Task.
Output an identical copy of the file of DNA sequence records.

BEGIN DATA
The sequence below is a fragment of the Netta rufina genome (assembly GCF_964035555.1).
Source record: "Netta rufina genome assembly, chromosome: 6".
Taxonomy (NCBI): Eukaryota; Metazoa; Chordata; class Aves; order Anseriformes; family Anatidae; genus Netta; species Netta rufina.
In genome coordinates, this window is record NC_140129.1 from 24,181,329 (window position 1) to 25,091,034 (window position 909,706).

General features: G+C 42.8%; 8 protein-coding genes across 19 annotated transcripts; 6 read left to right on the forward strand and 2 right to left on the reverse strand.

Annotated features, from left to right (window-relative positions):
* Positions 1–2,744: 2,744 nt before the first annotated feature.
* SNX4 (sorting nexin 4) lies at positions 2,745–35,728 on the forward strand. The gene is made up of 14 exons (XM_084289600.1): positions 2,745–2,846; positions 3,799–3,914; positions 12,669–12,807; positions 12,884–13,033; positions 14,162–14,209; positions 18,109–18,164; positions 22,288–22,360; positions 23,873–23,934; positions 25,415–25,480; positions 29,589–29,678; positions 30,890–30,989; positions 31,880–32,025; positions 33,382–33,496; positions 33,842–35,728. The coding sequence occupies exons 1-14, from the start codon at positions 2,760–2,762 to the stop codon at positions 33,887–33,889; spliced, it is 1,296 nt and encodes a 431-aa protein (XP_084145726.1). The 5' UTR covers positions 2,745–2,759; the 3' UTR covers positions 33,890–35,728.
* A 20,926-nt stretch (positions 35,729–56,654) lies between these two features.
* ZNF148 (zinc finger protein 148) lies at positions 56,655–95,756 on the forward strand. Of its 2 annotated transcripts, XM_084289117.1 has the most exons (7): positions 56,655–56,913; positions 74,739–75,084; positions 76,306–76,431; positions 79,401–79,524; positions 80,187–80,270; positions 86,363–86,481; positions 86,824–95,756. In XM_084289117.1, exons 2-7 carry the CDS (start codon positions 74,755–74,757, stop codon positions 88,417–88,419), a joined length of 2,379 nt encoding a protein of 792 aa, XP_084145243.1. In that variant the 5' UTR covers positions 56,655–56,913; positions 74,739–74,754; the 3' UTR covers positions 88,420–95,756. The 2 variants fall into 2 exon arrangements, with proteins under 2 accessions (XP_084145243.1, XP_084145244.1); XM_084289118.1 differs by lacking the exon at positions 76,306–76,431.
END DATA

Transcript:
The sequence below is a fragment of the Netta rufina genome (assembly GCF_964035555.1).
Source record: "Netta rufina genome assembly, chromosome: 6".
Taxonomy (NCBI): Eukaryota; Metazoa; Chordata; class Aves; order Anseriformes; family Anatidae; genus Netta; species Netta rufina.
In genome coordinates, this window is record NC_140129.1 from 24,181,329 (window position 1) to 25,091,034 (window position 909,706).

General features: G+C 42.8%; 8 protein-coding genes across 19 annotated transcripts; 6 read left to right on the forward strand and 2 right to left on the reverse strand.

Annotated features, from left to right (window-relative positions):
* Positions 1–2,744: 2,744 nt before the first annotated feature.
* SNX4 (sorting nexin 4) lies at positions 2,745–35,728 on the forward strand. The gene is made up of 14 exons (XM_084289600.1): positions 2,745–2,846; positions 3,799–3,914; positions 12,669–12,807; positions 12,884–13,033; positions 14,162–14,209; positions 18,109–18,164; positions 22,288–22,360; positions 23,873–23,934; positions 25,415–25,480; positions 29,589–29,678; positions 30,890–30,989; positions 31,880–32,025; positions 33,382–33,496; positions 33,842–35,728. The coding sequence occupies exons 1-14, from the start codon at positions 2,760–2,762 to the stop codon at positions 33,887–33,889; spliced, it is 1,296 nt and encodes a 431-aa protein (XP_084145726.1). The 5' UTR covers positions 2,745–2,759; the 3' UTR covers positions 33,890–35,728.
* A 20,926-nt stretch (positions 35,729–56,654) lies between these two features.
* ZNF148 (zinc finger protein 148) lies at positions 56,655–95,756 on the forward strand. Of its 2 annotated transcripts, XM_084289117.1 has the most exons (7): positions 56,655–56,913; positions 74,739–75,084; positions 76,306–76,431; positions 79,401–79,524; positions 80,187–80,270; positions 86,363–86,481; positions 86,824–95,756. In XM_084289117.1, exons 2-7 carry the CDS (start codon positions 74,755–74,757, stop codon positions 88,417–88,419), a joined length of 2,379 nt encoding a protein of 792 aa, XP_084145243.1. In that variant the 5' UTR covers positions 56,655–56,913; positions 74,739–74,754; the 3' UTR covers positions 88,420–95,756. The 2 variants fall into 2 exon arrangements, with proteins under 2 accessions (XP_084145243.1, XP_084145244.1); XM_084289118.1 differs by lacking the exon at positions 76,306–76,431.